An in-depth look at how poverty and class divisions are complicating Latin America's COVID-19 recovery.

As Asia, Europe and North America make plans and work towards reopening their countries and economies, Latin America is still reeling from the COVID-19 pandemic.

With existing infrastructural challenges, dense and large populations, and economic difficulty challenging its residents, Latin America is struggling to get a grasp on the coronavirus.

‘Infection: COVID-19 In Latin America’ takes viewers to Brazil and Mexico to get a firsthand look at how Latin America’s two largest economies are dealing with the coronavirus through interviews with doctors, residents and community workers vying to contain its spread.



Field Team filming 'Infection' in Mexico

What attracted you to the story of 'Infection'?

Since the virus struck, there's been a lot of talk about the need for social distancing. But for millions of working poor who must work to survive, that's easier said than done. We wanted to highlight the stark divide between communities that have the ability to uphold best practices, those who don't, and the disproportionate impact the virus is having on their families. We also wanted to show how, in the absence of state support, some communities are rallying to look after their own.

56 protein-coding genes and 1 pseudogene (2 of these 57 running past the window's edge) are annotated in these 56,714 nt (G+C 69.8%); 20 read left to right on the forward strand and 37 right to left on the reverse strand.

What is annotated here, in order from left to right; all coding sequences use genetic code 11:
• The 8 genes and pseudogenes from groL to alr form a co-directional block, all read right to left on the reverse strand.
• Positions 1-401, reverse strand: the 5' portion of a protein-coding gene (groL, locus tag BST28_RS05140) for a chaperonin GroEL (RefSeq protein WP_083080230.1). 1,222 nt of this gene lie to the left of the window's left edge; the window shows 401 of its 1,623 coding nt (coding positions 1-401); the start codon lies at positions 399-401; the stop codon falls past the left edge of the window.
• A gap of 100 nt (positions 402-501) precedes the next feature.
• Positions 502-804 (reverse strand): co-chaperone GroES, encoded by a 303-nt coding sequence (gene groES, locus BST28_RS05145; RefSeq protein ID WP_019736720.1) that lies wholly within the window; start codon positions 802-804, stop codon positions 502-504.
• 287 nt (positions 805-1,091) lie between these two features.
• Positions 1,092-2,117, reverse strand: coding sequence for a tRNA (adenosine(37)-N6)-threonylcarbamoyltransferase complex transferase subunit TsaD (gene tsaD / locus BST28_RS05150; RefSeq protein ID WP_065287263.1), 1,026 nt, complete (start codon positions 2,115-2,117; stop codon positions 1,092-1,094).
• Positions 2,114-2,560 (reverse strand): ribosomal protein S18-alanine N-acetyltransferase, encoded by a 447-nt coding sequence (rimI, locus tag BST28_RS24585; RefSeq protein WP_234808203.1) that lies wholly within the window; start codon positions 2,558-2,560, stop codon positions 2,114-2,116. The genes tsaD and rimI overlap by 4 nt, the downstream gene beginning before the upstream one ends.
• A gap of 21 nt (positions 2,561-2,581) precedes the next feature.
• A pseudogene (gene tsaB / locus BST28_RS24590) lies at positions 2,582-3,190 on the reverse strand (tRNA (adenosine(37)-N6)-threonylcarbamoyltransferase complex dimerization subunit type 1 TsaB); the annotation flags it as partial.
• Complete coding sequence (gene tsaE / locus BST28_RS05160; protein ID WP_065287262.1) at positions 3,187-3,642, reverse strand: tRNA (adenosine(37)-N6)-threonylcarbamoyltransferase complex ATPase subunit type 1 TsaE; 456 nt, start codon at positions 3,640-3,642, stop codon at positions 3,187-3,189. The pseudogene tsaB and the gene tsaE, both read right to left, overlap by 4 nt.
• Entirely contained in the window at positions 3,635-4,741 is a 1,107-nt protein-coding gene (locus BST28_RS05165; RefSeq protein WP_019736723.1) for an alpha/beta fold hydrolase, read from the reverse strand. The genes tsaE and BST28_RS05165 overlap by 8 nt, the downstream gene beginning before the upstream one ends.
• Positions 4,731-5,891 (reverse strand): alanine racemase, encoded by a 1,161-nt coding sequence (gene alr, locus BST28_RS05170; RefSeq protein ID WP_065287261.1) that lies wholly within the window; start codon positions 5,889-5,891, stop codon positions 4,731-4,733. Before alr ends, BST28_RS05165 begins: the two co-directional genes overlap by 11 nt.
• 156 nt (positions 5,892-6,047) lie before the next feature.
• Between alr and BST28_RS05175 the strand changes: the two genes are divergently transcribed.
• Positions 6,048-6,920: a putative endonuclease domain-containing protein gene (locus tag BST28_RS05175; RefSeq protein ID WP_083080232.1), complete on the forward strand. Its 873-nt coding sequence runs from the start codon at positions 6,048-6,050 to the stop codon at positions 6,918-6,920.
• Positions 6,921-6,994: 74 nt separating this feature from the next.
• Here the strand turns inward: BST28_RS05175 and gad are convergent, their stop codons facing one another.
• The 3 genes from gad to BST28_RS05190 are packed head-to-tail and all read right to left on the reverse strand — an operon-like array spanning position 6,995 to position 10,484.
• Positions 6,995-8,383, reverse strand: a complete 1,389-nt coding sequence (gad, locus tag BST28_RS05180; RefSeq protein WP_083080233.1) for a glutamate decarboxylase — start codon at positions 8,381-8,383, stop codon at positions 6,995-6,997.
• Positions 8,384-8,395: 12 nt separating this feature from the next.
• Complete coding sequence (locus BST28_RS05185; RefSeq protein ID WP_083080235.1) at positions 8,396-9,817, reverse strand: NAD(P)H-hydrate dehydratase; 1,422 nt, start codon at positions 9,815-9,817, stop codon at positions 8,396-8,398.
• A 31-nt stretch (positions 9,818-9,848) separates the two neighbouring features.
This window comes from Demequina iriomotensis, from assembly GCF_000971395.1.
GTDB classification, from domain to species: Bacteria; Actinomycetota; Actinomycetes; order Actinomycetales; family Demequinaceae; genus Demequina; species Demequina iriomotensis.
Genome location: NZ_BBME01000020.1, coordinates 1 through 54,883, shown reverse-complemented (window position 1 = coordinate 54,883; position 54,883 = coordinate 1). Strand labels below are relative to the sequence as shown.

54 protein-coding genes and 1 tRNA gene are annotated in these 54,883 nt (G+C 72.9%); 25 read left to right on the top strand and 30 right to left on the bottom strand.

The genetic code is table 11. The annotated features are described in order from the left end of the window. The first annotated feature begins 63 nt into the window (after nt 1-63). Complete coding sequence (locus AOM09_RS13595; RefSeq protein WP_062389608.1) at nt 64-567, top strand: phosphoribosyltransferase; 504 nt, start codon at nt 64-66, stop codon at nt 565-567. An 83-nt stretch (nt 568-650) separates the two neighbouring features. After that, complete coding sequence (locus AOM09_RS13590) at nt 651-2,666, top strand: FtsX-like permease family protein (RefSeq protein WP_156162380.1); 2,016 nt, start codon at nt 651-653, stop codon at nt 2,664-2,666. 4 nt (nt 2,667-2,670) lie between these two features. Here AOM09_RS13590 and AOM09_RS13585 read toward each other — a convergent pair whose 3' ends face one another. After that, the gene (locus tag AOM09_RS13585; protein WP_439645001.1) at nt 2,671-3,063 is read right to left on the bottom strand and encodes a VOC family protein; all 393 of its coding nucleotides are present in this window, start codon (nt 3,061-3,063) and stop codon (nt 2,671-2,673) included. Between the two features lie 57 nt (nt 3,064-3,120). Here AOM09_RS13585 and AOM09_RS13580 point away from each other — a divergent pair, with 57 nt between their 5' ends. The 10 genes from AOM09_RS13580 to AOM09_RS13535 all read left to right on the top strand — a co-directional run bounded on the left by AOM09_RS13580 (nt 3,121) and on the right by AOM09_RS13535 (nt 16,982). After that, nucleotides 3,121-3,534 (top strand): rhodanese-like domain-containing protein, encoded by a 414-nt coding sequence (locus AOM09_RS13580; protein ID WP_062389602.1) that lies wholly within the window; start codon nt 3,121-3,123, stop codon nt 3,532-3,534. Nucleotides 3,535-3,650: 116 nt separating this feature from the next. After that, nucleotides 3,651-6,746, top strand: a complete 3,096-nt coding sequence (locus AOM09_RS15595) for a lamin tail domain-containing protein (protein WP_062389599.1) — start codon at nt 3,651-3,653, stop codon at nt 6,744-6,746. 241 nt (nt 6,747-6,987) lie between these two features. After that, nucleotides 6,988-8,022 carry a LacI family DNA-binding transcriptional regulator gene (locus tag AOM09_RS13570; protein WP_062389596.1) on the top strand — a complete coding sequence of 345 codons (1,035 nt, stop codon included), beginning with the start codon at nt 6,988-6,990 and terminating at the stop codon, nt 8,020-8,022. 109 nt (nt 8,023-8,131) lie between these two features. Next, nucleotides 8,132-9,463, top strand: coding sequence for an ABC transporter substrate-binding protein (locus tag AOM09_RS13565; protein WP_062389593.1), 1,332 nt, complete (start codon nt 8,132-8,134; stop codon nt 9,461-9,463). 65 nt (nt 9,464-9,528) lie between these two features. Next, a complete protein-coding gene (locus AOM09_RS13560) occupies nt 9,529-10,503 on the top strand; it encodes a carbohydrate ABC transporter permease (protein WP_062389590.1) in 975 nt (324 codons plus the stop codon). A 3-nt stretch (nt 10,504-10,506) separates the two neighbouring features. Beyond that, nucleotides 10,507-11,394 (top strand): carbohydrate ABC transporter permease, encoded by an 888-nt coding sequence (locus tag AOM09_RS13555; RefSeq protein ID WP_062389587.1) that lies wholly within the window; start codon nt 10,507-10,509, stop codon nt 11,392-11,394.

Why was it important to tell this story?

Europe and the U.S. were hit first and hard by the virus. They received a lot of media attention. As weeks have turned to months, Latin American countries are now experiencing the most devastating impact. As media fatigue sets in, it's important that the massive loss of life in this part of the world is not obscured or abstracted while things improve in the north and news coverage wanes.

What should we know about your filmmaking process?

This shoot was unlike any we have done before. Normally we like to immerse ourselves in character-driven stories, with enough time and intimacy to dig beneath the surface. In this case, we had to work with a lot of restrictions and uncertainties -- distance from subjects, tedious safety protocols, and nagging concerns about being unwitting vectors for the virus. We did our best to be safe and effective under less than ideal circumstances.

Did you make any unexpected discoveries while shooting?

Having never worked during a pandemic, it was a relief to establish our own safety routine to mitigate the risks of exposure and ease our anxieties about engaging with people. Each day brought a little more affirmation that we could be responsible storytellers. 

What do you hope your documentary will achieve?

I hope viewers understand the privilege many of us have to stay at home, get tested and take optimal care of ourselves during this pandemic -- a choice that legions of people don't have. Middle- and upper-class communities may struggle with boredom, job loss, existential dread and so on, but there's usually a safety net of some kind. The working poor have to step out and earn their daily bread, even if it kills them. 


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